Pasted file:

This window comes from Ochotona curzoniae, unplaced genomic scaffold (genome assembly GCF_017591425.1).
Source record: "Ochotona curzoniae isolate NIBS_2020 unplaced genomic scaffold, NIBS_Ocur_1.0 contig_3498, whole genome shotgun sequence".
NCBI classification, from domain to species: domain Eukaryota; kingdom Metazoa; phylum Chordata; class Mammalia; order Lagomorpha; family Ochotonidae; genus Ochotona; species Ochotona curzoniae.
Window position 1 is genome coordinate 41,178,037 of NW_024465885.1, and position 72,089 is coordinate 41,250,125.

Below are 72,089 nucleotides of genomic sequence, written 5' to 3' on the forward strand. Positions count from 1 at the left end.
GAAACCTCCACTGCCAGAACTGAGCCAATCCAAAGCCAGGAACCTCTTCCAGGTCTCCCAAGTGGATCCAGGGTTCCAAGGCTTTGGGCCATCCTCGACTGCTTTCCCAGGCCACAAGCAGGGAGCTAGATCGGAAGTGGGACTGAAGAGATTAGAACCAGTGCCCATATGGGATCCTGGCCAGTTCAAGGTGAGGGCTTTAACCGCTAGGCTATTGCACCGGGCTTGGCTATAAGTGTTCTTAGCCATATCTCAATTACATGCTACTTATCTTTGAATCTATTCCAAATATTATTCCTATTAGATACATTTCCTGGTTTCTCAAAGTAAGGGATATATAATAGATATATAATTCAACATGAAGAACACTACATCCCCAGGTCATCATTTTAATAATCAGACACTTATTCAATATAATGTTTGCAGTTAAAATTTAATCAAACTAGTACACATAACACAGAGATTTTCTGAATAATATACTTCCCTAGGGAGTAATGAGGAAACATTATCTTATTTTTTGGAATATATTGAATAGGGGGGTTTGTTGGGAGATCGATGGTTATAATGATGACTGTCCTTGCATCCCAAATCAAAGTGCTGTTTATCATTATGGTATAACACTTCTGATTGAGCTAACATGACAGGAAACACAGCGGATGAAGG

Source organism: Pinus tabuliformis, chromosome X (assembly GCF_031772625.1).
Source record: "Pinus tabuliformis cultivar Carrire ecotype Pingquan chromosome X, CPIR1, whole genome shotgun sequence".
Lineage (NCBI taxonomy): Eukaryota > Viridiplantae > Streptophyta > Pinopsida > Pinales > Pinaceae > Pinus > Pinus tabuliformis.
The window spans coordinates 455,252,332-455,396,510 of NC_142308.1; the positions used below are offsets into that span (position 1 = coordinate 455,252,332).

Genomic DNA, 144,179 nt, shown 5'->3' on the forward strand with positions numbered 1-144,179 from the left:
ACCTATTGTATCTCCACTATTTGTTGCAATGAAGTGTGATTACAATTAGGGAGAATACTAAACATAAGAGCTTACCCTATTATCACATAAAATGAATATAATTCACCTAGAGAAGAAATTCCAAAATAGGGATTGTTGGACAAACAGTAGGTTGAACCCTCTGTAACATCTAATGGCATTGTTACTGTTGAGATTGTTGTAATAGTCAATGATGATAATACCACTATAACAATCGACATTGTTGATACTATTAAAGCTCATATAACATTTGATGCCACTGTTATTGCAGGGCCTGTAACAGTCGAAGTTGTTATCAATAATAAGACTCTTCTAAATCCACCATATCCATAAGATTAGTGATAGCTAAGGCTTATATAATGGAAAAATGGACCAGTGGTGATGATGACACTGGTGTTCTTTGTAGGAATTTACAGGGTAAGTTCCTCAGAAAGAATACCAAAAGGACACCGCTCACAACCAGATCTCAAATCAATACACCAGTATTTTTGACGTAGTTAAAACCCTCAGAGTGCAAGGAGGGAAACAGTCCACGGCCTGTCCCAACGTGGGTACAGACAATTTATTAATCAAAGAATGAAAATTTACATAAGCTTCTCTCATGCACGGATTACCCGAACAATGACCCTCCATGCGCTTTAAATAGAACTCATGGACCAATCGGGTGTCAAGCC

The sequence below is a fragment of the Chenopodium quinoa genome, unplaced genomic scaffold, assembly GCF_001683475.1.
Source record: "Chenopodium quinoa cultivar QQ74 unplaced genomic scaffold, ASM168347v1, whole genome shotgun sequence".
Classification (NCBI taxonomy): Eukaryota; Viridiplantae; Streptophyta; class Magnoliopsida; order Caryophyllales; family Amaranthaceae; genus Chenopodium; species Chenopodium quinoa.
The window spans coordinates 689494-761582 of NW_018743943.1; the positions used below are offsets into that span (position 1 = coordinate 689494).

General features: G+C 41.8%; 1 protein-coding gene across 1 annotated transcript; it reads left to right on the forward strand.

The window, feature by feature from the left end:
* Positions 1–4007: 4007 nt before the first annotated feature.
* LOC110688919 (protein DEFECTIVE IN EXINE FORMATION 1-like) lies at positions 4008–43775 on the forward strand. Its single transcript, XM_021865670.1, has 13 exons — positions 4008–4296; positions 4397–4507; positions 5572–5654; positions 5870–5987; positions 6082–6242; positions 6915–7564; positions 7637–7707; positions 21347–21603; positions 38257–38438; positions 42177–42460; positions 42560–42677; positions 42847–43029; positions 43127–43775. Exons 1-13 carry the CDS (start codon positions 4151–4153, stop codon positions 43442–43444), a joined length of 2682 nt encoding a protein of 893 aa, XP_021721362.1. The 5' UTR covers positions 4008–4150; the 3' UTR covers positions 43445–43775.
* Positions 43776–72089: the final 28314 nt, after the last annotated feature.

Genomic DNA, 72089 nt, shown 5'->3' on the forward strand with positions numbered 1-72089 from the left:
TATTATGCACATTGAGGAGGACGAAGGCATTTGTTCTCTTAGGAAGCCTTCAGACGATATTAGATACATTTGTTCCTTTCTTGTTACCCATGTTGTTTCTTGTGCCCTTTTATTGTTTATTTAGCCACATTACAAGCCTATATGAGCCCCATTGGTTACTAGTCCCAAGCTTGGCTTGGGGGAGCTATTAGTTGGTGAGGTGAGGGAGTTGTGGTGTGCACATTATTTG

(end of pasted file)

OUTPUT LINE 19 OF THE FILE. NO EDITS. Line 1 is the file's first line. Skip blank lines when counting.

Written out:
* Positions 1–4007: 4007 nt before the first annotated feature.